from The American Heritage® Dictionary of the English Language, 4th Edition
- n. A covered passage, especially one between the transept and chapter house of a cathedral.
from Wiktionary, Creative Commons Attribution/Share-Alike License
- n. A covered passageway, especially one connecting the transept of a cathedral or monastery to the chapter house.
from the GNU version of the Collaborative International Dictionary of English
- n. A narrow passage between two buildings, as between the transept and chapter house of a monastery.
from The Century Dictionary and Cyclopedia
- n. In some English cathedrals, a passage leading from the transept to the chapter-house or to the deanery.
Wearing simple habits of black tunics, hooded scapulars, and long-sleeved cuculas or robes, the monks walk reverently through a glass-lined hallway - called a slype - that connects the monastery and the church, then bow before the altar, and take their places in high-backed choir stalls where they pray, sing, chant, and recite the liturgy.
It occupies the place of the passage known as the slype in monastic churches.
It may here be mentioned that a close examination of the ground has shown that there was formerly the usual "slype," or open pathway, running from the cloister-garth, between the south transept and the Chapter House, to the canons 'cemetery on the southern side of the Lady Chapel.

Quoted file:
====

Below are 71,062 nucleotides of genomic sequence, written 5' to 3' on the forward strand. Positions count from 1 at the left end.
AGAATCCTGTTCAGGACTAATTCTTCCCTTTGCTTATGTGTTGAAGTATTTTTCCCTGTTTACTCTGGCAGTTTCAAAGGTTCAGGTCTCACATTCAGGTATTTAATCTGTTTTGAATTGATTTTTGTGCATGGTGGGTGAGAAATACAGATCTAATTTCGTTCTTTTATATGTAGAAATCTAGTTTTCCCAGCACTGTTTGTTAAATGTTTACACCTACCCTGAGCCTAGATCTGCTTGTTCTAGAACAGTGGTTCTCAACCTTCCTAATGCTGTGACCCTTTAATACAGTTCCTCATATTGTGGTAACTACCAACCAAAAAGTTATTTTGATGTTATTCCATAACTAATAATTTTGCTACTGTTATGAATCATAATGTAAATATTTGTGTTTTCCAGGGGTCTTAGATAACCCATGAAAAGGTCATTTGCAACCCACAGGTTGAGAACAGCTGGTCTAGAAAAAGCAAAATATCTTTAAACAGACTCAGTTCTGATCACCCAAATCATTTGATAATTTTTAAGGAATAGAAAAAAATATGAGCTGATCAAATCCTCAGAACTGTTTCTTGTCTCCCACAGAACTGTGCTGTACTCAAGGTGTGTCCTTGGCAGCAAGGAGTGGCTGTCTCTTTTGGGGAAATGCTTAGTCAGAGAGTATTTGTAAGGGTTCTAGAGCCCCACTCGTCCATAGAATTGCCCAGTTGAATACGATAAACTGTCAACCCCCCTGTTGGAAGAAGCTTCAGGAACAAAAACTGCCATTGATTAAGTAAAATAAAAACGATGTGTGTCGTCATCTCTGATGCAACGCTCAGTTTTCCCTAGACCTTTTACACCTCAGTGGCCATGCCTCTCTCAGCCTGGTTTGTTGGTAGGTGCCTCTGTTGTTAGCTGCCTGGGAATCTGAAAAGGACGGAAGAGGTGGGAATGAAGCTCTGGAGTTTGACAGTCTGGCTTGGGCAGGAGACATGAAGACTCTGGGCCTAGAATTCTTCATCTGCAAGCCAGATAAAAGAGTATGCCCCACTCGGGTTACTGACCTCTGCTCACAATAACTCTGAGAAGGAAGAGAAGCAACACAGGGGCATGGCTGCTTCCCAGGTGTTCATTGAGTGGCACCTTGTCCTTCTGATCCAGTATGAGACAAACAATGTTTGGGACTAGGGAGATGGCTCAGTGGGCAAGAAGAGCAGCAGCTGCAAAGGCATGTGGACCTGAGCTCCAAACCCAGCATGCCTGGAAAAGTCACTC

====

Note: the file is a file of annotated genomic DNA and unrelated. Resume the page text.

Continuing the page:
The "slype" is a passage which was cut through the southern buttress by Bishop Curle, to put a stop to the constant use of the nave and south aisle as a thoroughfare by the townspeople.
The chamber to the extreme south is the entrance lobby to the south door, which leads into the "slype" or passage running between the church and the old chapter-house.
Lodgings, the Chapter House ( "the exquisite small chapel," stanza lxvi. line 5), the "slype" or passage between church and Chapter House; and in the upper story, the state bedrooms, named after the kings, Edward III.,
Separated from the south transept by a slype or passage, was the
Before entering the Cloister court we pass through the old slype, once a simple vaulted passage, but now open to the sky.
Lindsey (1214-1222) erected a lavatory in the south cloister: this would be contemporary with the Early English work remaining in this wall, and with the archway to the slype; but it must have been removed when the cloisters were enlarged, and another lavatory, of which we see the remains under three arches, built in its stead.
The first window -- _i. e._ the westernmost window nearest to the slype -- is a memorial to J. Francillon, Esq., a judge of the county court, who died in 1866.